But it was clearly not only the alienated poor, the underprivileged, who saw an opportunity to profit from theft. A 2nd year university law student was among those accused of ransacking cafes and restaurants in London while an estate agent was found stealing electronic goods. And what is one to make of the 19 year old daughter of a millionaire businessman, student at a leading university, caught with some £5000 worth of stolen goods (TVs, mobile phones and other digital gear) in her car? In May 2012 she received a two year prison sentence. At the other end of the age scale primary school children were among those attacking and mugging people, a boy of 12 was caught stealing wine and an 11year old girl smashing shop windows.
It is likely that there would have been less opportunistic theft without the presence of well-established hardcore gangs. It seems that there was an informal truce among some of these in order to exploit the situation but it did not last long and fighting broke out among rival groups. Some took time off from drug dealing and used a similar modus operandi in this case with junior members carrying off the goods to older members waiting in nearby cars. Drug dealing is far more lucrative than robbing high street stores but the rioting with its unpredictability probably put a temporary end to the trade. Following in the footsteps of the gangs were informal groups put together for the occasion but with clear intelligence about problem free targets. How otherwise to explain a long line of cars waiting to empty a warehouse in East London of everything from TVs to hairdryers without a policeman in sight?
Gang culture is pervasive in some parts of London and attracts youth, mostly not to hard criminal activity, but to the ‘gangsta’ style, imported from the Caribbean, which is popular across all types of young people no doubt because it offers some sort of ‘street credibility’ along with group defiance of authority and its symbols. The face of authority is predominantly the police often regarded as just another gang by urban youth. However the problem goes further. In recent years the media have focused on questionable police action including apparently mindless handling of routine matters, excessively robust treatment of demonstrators, deaths in police custody and killings such as the one that sparked these riots. Modern urban policing is difficult and it is going too far to claim that the community cannot rely on those who are supposed to protect it. Yet the police image is generally tarnished in the eyes of the public. And the extent to which, earlier in the year, the Commissioner of London’s Metropolitan Police was revealed to have accepted the hospitality of powerful media men did nothing to help. Like the rest of us London’s youth is entitled to assume the fish rots from the head down.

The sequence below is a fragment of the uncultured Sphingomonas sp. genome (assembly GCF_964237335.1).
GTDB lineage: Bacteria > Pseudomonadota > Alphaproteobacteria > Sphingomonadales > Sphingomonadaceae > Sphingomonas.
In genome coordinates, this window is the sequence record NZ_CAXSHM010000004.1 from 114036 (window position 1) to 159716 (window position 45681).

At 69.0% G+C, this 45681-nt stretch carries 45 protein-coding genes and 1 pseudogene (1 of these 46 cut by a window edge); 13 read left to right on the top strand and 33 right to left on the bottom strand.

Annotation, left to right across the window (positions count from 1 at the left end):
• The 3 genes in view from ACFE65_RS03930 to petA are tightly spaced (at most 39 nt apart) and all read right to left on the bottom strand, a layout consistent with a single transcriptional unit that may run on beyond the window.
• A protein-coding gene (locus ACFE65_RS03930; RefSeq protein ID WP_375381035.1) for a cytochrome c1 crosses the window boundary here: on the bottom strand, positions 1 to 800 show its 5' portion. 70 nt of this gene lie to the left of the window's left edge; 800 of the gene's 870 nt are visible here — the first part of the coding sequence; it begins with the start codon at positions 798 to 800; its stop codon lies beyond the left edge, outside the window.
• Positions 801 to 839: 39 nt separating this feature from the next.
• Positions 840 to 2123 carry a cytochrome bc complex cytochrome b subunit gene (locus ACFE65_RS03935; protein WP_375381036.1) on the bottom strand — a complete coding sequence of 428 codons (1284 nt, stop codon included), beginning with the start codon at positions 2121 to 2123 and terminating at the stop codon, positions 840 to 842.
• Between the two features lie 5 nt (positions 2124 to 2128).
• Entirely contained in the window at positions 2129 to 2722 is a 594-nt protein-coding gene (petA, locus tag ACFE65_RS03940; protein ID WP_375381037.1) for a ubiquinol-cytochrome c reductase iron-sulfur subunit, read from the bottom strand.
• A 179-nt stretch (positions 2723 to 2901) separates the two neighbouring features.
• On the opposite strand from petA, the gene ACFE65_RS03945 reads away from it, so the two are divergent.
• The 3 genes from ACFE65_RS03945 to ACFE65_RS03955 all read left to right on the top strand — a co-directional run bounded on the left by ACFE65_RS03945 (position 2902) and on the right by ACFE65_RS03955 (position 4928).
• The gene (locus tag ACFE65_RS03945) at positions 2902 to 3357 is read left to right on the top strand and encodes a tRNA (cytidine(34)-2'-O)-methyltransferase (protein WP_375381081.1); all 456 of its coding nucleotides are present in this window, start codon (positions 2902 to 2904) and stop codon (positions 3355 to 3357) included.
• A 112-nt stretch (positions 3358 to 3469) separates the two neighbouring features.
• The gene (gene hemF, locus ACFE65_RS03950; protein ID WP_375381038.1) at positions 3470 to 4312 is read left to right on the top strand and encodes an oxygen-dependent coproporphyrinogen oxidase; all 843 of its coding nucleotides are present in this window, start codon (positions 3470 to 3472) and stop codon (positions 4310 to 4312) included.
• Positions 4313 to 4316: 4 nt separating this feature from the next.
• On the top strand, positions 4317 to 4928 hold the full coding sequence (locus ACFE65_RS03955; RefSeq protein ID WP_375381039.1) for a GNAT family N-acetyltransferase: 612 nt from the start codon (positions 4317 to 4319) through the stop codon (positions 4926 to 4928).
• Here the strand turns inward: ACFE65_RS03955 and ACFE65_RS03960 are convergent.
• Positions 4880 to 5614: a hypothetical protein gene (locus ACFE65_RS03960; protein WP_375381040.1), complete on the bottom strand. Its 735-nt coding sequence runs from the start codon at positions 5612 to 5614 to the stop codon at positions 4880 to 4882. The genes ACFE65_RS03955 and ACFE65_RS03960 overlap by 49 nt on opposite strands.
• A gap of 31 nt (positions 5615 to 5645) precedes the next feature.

One factor that must have contributed greatly to events was the absence of coherent community structure. The black community, and to some extent much of the ‘disadvantaged’ white community, often lack the deep-rooted extended family and religious authority to be found among Sikh or Moslem immigrants for example. In August the lack of these anchors of civilisation was exposed. There is no lack of government intervention in areas of poverty and ethnic minorities attract high levels of funding. But a community is not something that can be created by bureaucratic intervention. If anything this can have a dehumanising effect and in any case is unlikely to produce genuine community leadership.
If no one on the streets in August was hungry there was plenty of greed for the ‘good things’ of life if these could be gained by looting high street shops. Designer clothes, electronic goods, fashion shoes, sport shops, alcohol and money seem to have been the main targets. On the one hand there well organised gangs, on the other a range of opportunists, some apparently seeking the social cachet that a night’s looting could give them. Some looters did not bother to hide their faces, seemingly unconcerned at the number of CCTV cameras watching them. Others posed for pictures with stolen goods and posted them on social networking sites. At least one offender was found trying on a garment outside of the looted store and some stolen goods were simply abandoned presumably for lack of demand.
It is certainly tempting to see these riots as partially a manifestation of a society in which all values have been subordinated to commercialisation and the economic process. The ideological leaders of this society are the media in various forms and they set the standards for material goods and social behaviour with a cast of ever- present celebrities to sprinkle dream dust over the goggle-eyed audience. 21st century media celebrities are gods and goddesses incarnate with gaudy glorification of their antics and their bodies for veneration by the masses. Television, websites and glossy magazines are their temples and they have enormous influence. So of course do TV programmes on bankers carving up millions in bonuses and MPs being jailed (or avoiding jail) for bogus expense claims.
If one had to define a subconscious drive among the August rioters it would probably be resentment, resentment at the dead-ends of life, lack of employment and above all lack of hope of employment, a profound realisation that although they may stretch out their arms towards the ‘good life’ as advertised by the media it is unattainable and equality is a meaningless concept against the vast differences in income between the well-off and the rest.
Had they been simply ‘rioters’ in the strict legal sense these mobs might not have touched the sensitive nerve points of English society. But these were rioters among whom there was a role for a collective will, intelligence and tactics backed by BMWs and 21st century communications technology. They could have come straight from the streets of Cairo or Tunis and the comfortable assumption that ‘it couldn’t happen here’ may have begun to erode. The notion that incipient urban problems cannot be cured by pouring in government money or by textbook social theory will give pause for serious thought and traditional attitudes may no longer be a sure guide in the face of this century’s rapidly changing conditions.